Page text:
OPEC agrees to cut 1.2 million barrels a day, pleasing U.S. oil companies.

For the first time in eight years, OPEC — you know, that cartel of 14 oil-rich countries like Saudi Arabia, Iran, and Venezuela — made a deal to curb production starting in January.

It’s partially a response to the worldwide glut of oil that has battered crude prices over recent years. OPEC’s profits from oil exports have plunged from a record $920 billion in 2012 to $341 billion this year. This puts countries that depend on oil exports (looking at you, Venezuela) between a shale rock and a hard place.

To push prices back up, OPEC members agreed to slash production, leading to an 8 percent spike in crude prices on Wednesday. Investors raced to buy shares of U.S. shale oil companies. Continental Resources  — founded by Harold Hamm, Trump’s energy advisor — jumped 25 percent after the announcement. Whiting Petroleum soared 32 percent, its biggest one-day jump in 13 years.

This celebration is sure to lead to a hangover. For one, OPEC countries have a hard time sticking to their agreements. And experts predict a long century of decline for oil as demand peaks in the next decade. Of course, those estimates assume countries will keep their pledges to combat climate change.

Jump to original: 

OPEC agrees to cut 1.2 million barrels a day, pleasing U.S. oil companies.

Posted in alo, Anchor, Everyone, FF, GE, LAI, LG, ONA, Oster, PUR, Radius, Ringer, Uncategorized | Tagged , , , , , , , , , , | Comments Off on OPEC agrees to cut 1.2 million barrels a day, pleasing U.S. oil companies.

Colorado voters just made it a lot harder to pass fracking bans.

It’s no surprise, really, as passing such a policy was always going to be an uphill climb, and in this case even climate activists were not unified behind it. Big business was against it too, of course.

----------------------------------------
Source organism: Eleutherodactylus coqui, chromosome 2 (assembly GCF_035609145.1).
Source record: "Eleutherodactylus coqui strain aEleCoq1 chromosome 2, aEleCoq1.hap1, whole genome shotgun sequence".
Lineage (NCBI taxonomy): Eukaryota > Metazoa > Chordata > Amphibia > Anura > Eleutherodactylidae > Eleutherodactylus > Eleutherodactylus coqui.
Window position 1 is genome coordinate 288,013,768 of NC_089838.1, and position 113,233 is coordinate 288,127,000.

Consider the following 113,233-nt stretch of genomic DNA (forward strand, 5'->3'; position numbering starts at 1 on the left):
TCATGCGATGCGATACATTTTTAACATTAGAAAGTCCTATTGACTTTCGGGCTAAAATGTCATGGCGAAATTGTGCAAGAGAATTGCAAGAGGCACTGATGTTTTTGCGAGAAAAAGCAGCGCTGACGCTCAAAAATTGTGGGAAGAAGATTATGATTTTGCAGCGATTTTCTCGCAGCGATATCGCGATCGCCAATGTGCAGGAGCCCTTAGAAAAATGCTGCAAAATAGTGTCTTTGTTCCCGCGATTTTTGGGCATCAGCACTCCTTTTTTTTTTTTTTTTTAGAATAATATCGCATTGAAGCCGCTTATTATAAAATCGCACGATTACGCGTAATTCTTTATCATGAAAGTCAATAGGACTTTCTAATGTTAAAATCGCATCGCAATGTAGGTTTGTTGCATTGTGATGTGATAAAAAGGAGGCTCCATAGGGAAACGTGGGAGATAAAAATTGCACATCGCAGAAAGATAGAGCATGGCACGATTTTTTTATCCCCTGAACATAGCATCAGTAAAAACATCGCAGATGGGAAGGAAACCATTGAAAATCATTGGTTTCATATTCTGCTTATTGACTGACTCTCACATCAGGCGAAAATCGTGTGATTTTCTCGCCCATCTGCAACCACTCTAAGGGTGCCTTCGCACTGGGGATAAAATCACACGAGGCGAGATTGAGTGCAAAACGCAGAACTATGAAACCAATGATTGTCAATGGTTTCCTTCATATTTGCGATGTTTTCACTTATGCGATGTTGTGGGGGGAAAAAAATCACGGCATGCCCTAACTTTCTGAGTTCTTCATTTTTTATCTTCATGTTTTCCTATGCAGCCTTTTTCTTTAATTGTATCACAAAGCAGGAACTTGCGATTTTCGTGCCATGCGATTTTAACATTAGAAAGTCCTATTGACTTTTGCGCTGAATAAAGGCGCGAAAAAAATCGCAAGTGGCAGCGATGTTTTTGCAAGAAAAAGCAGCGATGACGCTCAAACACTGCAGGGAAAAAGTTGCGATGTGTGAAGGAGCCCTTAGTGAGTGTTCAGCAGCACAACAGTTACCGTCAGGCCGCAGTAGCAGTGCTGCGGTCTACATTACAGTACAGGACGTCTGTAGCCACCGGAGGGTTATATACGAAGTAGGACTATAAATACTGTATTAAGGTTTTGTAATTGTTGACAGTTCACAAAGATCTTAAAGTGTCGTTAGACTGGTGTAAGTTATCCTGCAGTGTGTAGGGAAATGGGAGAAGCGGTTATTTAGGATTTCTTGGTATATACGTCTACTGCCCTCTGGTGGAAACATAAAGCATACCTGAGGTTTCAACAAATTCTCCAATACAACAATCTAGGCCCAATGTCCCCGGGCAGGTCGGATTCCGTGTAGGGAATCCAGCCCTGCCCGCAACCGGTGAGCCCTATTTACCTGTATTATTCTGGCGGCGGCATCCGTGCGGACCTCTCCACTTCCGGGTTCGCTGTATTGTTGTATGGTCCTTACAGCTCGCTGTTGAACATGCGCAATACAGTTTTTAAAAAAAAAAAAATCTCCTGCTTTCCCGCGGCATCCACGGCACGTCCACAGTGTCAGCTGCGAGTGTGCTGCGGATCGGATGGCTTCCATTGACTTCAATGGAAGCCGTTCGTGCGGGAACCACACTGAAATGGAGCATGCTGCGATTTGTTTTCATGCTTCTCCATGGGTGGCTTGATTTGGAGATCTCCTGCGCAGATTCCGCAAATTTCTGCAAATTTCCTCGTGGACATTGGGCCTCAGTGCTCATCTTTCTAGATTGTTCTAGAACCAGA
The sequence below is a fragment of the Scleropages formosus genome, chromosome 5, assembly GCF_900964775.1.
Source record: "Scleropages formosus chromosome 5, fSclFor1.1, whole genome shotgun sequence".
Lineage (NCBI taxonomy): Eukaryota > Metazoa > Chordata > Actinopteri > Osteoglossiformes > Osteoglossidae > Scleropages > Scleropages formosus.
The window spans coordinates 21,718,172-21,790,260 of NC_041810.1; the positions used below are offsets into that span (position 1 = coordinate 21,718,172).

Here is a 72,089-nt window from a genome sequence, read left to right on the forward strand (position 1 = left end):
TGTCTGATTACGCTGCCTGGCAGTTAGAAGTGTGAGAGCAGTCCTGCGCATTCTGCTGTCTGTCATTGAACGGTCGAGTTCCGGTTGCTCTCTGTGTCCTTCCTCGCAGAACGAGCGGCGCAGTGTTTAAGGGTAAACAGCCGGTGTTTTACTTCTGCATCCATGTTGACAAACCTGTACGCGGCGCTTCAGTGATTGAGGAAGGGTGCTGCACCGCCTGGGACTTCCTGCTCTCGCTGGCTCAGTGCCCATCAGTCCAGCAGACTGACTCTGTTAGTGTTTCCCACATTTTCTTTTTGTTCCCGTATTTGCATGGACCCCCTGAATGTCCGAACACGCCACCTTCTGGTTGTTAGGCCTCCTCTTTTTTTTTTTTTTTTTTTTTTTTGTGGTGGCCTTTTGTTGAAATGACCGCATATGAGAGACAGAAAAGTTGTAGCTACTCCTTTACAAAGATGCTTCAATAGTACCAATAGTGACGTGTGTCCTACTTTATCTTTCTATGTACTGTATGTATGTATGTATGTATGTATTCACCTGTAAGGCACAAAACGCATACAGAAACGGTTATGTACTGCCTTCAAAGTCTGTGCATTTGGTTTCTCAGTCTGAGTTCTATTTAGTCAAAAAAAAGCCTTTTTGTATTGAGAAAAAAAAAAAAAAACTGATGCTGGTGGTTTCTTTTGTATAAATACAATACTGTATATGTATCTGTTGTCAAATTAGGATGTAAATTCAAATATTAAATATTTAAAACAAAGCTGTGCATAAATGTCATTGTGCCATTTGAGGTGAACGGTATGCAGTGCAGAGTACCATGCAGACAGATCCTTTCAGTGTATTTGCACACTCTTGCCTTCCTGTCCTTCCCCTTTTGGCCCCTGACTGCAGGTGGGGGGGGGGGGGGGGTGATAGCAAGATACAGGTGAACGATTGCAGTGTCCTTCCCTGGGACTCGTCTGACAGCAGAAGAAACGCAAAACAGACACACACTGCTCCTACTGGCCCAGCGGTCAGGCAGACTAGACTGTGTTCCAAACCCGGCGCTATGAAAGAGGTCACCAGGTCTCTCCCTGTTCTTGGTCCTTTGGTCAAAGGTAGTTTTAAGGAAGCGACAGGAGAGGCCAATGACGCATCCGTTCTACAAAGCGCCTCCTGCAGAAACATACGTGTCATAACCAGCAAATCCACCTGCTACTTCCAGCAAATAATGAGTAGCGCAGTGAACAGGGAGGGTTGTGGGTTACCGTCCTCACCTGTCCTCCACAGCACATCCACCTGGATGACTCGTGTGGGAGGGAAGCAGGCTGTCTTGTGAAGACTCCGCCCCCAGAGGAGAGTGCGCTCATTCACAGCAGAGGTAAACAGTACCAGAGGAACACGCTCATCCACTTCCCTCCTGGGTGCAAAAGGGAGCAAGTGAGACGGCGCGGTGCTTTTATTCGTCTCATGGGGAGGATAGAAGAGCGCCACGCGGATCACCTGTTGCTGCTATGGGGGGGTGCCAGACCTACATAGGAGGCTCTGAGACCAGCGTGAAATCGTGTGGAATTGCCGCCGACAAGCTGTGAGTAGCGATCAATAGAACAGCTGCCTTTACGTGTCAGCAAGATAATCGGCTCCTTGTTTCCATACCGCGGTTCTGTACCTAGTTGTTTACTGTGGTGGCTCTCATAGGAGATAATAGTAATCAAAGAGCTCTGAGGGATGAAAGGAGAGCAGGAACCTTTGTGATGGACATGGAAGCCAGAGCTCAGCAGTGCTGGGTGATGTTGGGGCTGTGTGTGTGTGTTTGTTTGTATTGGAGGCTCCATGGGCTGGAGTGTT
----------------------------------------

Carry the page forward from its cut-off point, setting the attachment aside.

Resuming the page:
I-732 was designed to be revenue-neutral: It would have taxed fossil fuels consumed in the state and returned the revenue to people and businesses by cutting Washington’s regressive sales tax, giving tax rebates to low-income working households, and cutting a tax for manufacturers. A grassroots group of volunteers got it onto the ballot and earned support from big names like climate scientist James Hansen and actor/activist Leonardo DiCaprio.

But other environmentalists and social justice activists in the state didn’t like this approach, and they got backing from their own big names: Naomi Klein and Van Jones. They want revenue from any carbon fee to be invested in clean energy, green jobs, and disadvantaged communities.

“There is great enthusiasm for climate action that invests in communities on the frontlines of climate change, but I-732 did not offer what’s really needed,” said Rich Stolz of OneAmerica, a civil rights group in the state. “This election made it clear that engaging voters of color is a necessity to win both nationally and here in Washington state.”

Read this article:  

Colorado voters just made it a lot harder to pass fracking bans.

Posted in alo, Anchor, Citizen, FF, G & F, GE, LAI, LG, ONA, Ringer, solar, Ultima, Uncategorized | Tagged , , , , , , , , | Comments Off on Colorado voters just made it a lot harder to pass fracking bans.

Behold, the death of memes at the hand of the fracking lobby

Too Far

Behold, the death of memes at the hand of the fracking lobby

By on Aug 2, 2016 7:02 amShare

As any denizen of the internet will tell you: There are dank memes and then there are bad memes.

Dank memes: Arthur’s fist, Crying Michael Jordan, and Sandra Lee’s extra-special two-shot vodka pour

Bad memes: Anything on frackfeed.com

Frackfeed is a budget bin Buzzfeed created by North Texans for Natural Gas, a natural gas lobbying group that aims to “give a voice to those who support natural gas.” As they say: When a disenfranchised group needs a voice, let them have memes.

In addition to memes, Frackfeed offers #millennialfriendly content like listicles and quizzes. Want to know which Friends character you are? Frackfeed has got you covered, even though — as far as we know — Central Perk has nothing to do with natural gas extraction. Frackfeed also want you to vote for a candidate in the 2016 election named, yes, Fracking — perhaps the dark horse third-party candidate the nation has been waiting for!